July 31, 2003
Eating peanuts helps keep heart healthy without weight gain
WEST LAFAYETTE, Ind. Adding peanuts to that apple a day that keeps the doctor away is a good way to stay heart-healthy and trim, says a Purdue University professor.
Research by Richard Mattes, professor of foods and nutrition, and his doctoral student, Corinna Alper, proves regular peanut consumption helps reduce the risk of cardiovascular disease without weight gain.
"Peanuts are the most widely consumed nut in this country," Mattes said. "They are a rich source of monosaturated fatty acids, magnesium and folate, vitamin E, copper, arginine and fiber, all of which have cardiovascular disease risk-reducing properties."
Mattes said the findings are consistent with several epidemiological and clinical studies.
"Peanuts, which are actually legumes, are often viewed as unhealthy because they are high in fat," said Mattes. "This is the biggest obstacle in peanut consumption.
"But peanuts are rich in the types of fats that actually reduce cardiovascular disease risk and have strong satiety properties meaning a person feels full after eating peanuts so they do not pose a threat of weight gain. People can feel comfortable including them in their diet to take advantage of peanuts' reducing the risk of heart disease, without adding to body weight."
Mattes and Alper conducted three trials in the study. The first trial entailed having participants reduce dietary fat intake by 500 calories and replace them with 500 calories of peanuts, so total calories did not change. Only the source of those calories did.
In the second trial, individuals consumed their regular diet and added 500 calories of peanuts, which boosted total caloric intake. In the third treatment, individuals were allowed to incorporate peanuts in their diets in any way they chose.
In all three groups, subjects' triglyceride level a risk factor for cardiovascular disease was lowered significantly.
"We have learned that regular peanut consumption lowers triglyceride levels by as much as 24 percent even in the group where peanuts were added to regular dietary intake," Mattes said. "We also saw no significant change in body weight, despite adding 500 calories of peanuts a day for eight weeks.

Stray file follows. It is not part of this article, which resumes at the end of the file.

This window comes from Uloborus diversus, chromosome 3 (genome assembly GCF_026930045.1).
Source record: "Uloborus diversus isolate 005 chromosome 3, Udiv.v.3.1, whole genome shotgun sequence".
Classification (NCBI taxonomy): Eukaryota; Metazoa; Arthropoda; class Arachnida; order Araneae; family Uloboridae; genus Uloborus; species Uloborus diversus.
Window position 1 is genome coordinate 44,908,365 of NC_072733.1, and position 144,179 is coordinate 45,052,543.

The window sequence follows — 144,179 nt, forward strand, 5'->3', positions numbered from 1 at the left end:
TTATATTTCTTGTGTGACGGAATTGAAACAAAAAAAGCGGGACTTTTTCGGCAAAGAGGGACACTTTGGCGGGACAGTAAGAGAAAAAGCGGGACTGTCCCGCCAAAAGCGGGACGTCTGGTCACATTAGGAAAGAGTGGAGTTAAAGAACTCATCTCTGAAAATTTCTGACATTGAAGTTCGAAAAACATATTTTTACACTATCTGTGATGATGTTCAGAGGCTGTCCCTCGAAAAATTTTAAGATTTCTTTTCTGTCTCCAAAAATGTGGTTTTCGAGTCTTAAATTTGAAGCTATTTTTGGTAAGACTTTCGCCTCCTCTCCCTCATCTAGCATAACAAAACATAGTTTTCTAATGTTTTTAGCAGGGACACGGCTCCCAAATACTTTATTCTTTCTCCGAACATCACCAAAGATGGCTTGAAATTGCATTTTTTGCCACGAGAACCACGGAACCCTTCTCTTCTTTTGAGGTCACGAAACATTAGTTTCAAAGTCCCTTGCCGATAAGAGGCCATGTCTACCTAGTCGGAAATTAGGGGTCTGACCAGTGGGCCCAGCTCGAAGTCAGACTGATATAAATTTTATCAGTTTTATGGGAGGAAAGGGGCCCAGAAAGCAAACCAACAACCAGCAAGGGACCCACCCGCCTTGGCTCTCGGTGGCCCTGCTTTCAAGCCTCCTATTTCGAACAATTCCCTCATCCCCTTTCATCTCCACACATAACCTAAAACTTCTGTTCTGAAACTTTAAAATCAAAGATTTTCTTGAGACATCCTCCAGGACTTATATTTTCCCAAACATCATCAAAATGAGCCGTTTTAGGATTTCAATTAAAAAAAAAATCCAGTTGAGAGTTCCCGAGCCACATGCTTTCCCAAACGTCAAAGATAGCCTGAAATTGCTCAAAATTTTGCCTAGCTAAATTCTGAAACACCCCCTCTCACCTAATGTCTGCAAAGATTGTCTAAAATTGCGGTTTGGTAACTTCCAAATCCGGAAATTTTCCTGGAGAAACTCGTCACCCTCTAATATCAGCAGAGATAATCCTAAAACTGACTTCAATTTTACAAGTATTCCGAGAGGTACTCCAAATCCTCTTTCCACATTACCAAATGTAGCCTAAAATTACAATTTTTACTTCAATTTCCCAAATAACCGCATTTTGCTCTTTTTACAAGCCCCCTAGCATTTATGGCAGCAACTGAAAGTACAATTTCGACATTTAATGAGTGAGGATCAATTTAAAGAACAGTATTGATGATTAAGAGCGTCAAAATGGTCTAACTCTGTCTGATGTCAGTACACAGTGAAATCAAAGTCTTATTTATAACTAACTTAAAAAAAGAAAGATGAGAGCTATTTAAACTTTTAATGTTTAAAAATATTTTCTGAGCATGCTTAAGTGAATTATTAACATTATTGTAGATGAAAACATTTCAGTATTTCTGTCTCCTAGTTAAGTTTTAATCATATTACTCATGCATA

"Of course, we want to know where those calories went. There are three possible answers to that question."
The first is that peanuts have a high satiety value, and that feeling of being full reduces the amount a person eats. Mattes said this accounts for the largest portion of missing calories.
The second possibility is that the peanuts trigger an increase in people's resting metabolic rate. The third explanation is that people don't chew nuts well, so people's bodies fail to absorb a portion of nuts' caloric energy.
"There is great public health significance to work in this area," Mattes said. "This particular study indicates it may be an appropriate health recommendation to include peanuts in the daily diet."
The study was funded by a grant from the United States Agency for International/National Development.
Mattes' team also conducts research in Ghana and Brazil, so he sees the peanut research findings have global value. "There is great opportunity for the peanut industry in developing countries," Mattes said. "Peanuts have a long shelf life and are rich in nutrients."
Mattes' study, "Peanut Consumption Improves Indices of Cardiovascular Disease Risk in Healthy Adults, " was published in the April 2003 issue of the Journal of American College of Nutrition. In addition to this study, Mattes is doing research on identifying how the energy from peanuts is used and whether the healthful properties of peanuts are due to their oil content.
Writer: Amy Patterson-Neubert, (765) 494-9723, firstname.lastname@example.org
Source: Richard Mattes, (765) 494-0662, email@example.com
Purdue News Service: (765) 494-2096; firstname.lastname@example.org
Corinna A. Alper and Richard D. Mattes
Diets containing nuts reduce cardiovascular disease risk factors. This has primarily been attributed to their fatty acid compensation, but other constituents may also contribute. Peanuts, the most widely consumed nut (actually a legume), are a rich source of monosaturated fatty acids, magnesium and folate, but their effects on cardiovascular disease risk factors are poorly characterized. This study determined the effects of chronic peanut consumption on diet composition as well as serum lipids, magnesium and homocysteine concentrations in free-living subjects under different conditions of peanut intake. Regular peanut consumption lowers serum triacylglycerol, augments consumption of nutrients associated with reduced cardiovascular disease risk and increases serum magnesium concentrations.